CXC markers honoured
Jeffrey heckled
Stabroek News
July 27, 2003

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Teachers from around the region were honoured last week for their services to the Caribbean Examinations Council (CXC) and were also treated to a verbal skirmish between local educators and Education Minister Dr. Henry Jeffrey.

The Markers Long Service Awards Ceremony was held at the Ocean View Convention Centre to honour what CXC Registrar Dr. Lucy Steward described as the invaluable service of teachers to the strengthening of CXC, which administers the regional CSEC and CAPE examinations.

Jeffrey, whose ministry is still deadlocked with teachers over wage increases for 2002, was greeted with a lukewarm reception by the local teachers in attendance when he rose to speak. He said Guyana had always recognised the importance of the regional body and supported its intervention in the field of education. This, he noted, despite the stumbles in the efforts towards regional integration, was where the Caribbean had managed to achieve co-operation.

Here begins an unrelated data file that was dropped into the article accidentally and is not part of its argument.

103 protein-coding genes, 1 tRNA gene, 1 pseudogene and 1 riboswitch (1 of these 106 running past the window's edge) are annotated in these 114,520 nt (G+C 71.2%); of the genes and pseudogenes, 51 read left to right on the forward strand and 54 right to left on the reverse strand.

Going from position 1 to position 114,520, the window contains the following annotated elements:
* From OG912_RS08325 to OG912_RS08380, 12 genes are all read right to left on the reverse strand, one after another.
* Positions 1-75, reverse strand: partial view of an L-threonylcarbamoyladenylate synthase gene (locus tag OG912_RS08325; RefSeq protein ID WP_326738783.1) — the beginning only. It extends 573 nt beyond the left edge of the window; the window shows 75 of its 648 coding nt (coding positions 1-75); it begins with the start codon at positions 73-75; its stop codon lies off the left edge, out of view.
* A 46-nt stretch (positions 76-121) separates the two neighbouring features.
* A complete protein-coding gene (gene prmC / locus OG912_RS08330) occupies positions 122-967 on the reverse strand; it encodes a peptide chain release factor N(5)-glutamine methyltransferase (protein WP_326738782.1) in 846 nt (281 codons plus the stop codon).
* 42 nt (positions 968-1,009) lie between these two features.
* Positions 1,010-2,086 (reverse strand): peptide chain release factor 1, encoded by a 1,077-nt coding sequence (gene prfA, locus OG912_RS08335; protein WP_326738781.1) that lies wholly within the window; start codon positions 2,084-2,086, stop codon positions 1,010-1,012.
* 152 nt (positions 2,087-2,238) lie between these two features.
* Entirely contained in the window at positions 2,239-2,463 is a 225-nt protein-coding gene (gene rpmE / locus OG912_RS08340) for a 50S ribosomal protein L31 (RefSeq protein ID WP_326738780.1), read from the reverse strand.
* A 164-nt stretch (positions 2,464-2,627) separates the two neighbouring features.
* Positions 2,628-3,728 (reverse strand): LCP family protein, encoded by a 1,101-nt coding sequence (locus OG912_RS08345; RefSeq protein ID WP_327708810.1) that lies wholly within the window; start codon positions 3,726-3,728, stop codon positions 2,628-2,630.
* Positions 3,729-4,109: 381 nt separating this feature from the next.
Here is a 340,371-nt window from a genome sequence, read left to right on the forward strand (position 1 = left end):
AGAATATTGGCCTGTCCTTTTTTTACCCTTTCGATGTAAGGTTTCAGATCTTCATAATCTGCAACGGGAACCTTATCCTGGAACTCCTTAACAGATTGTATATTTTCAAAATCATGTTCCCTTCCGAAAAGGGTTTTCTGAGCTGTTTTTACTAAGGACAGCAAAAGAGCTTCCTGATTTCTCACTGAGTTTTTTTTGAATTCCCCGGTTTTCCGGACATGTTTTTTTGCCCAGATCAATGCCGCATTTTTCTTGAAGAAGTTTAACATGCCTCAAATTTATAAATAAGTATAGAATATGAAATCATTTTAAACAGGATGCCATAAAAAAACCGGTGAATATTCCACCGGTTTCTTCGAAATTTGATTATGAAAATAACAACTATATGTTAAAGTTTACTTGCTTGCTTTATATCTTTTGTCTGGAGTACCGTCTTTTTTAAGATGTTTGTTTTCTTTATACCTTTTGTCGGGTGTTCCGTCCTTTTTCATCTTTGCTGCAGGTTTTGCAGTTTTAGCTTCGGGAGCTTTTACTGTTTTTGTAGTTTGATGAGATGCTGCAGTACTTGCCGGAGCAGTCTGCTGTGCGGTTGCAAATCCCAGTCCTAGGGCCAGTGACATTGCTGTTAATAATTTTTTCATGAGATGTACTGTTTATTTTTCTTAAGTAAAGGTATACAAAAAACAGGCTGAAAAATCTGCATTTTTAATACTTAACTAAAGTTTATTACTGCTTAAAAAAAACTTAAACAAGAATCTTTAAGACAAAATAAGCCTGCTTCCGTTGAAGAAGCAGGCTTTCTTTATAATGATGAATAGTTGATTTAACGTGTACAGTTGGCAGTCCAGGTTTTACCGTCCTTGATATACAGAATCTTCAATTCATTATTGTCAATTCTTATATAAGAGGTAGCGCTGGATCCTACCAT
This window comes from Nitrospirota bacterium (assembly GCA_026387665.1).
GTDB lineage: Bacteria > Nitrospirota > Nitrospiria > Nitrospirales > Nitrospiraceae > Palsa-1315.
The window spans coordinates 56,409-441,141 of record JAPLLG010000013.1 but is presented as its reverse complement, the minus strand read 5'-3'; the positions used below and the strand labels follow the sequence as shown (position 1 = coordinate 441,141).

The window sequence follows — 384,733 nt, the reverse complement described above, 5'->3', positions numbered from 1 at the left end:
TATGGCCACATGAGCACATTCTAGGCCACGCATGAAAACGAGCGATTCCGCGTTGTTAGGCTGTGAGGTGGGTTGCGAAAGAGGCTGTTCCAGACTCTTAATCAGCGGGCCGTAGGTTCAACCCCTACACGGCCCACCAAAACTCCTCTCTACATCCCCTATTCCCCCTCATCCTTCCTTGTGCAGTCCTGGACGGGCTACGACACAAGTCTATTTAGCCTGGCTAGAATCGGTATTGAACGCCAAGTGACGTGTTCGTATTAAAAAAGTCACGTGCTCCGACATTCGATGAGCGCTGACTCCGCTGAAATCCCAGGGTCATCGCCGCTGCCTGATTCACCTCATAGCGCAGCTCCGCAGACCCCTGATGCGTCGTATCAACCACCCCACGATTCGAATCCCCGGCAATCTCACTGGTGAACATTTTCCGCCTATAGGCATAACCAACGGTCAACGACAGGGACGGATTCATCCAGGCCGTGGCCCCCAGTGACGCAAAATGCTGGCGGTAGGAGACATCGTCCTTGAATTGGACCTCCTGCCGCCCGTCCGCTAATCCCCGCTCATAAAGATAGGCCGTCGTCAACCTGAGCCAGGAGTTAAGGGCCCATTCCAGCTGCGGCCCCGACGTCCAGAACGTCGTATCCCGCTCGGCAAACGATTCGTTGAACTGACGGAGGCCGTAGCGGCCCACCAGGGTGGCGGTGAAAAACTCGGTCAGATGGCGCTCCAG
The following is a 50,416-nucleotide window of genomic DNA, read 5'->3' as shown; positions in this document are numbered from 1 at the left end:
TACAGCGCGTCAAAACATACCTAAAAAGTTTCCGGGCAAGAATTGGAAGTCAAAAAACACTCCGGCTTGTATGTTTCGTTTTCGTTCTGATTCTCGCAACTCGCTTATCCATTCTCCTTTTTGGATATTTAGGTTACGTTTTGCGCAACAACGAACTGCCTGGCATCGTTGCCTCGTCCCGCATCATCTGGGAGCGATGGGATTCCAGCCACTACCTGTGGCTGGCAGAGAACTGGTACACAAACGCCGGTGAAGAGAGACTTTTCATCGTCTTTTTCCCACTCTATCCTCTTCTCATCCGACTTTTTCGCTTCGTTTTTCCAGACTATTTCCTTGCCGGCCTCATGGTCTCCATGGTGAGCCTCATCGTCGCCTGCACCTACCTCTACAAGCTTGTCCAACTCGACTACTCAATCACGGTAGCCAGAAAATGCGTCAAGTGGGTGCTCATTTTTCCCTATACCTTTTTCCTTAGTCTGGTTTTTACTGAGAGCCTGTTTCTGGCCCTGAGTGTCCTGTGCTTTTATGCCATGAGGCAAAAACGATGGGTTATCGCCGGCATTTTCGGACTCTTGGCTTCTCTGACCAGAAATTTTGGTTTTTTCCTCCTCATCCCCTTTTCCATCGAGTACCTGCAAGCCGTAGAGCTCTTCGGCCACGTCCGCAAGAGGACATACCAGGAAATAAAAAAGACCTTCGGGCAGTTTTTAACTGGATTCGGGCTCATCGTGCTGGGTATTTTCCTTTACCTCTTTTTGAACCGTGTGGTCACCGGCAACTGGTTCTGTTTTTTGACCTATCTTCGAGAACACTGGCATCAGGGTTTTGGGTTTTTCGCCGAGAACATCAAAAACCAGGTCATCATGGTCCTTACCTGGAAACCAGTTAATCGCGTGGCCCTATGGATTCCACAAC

But while advocating the need for greater parental involvement in education, Jeffrey said this was vital given the full support which his Ministry had heaped upon CXC, schools and teachers.

This comment drew jeers and such comments as, “Pay the teachers!” Seemingly indifferent, he persevered, but was met by further derision which prompted him to give an outline of what he called “the real situation.”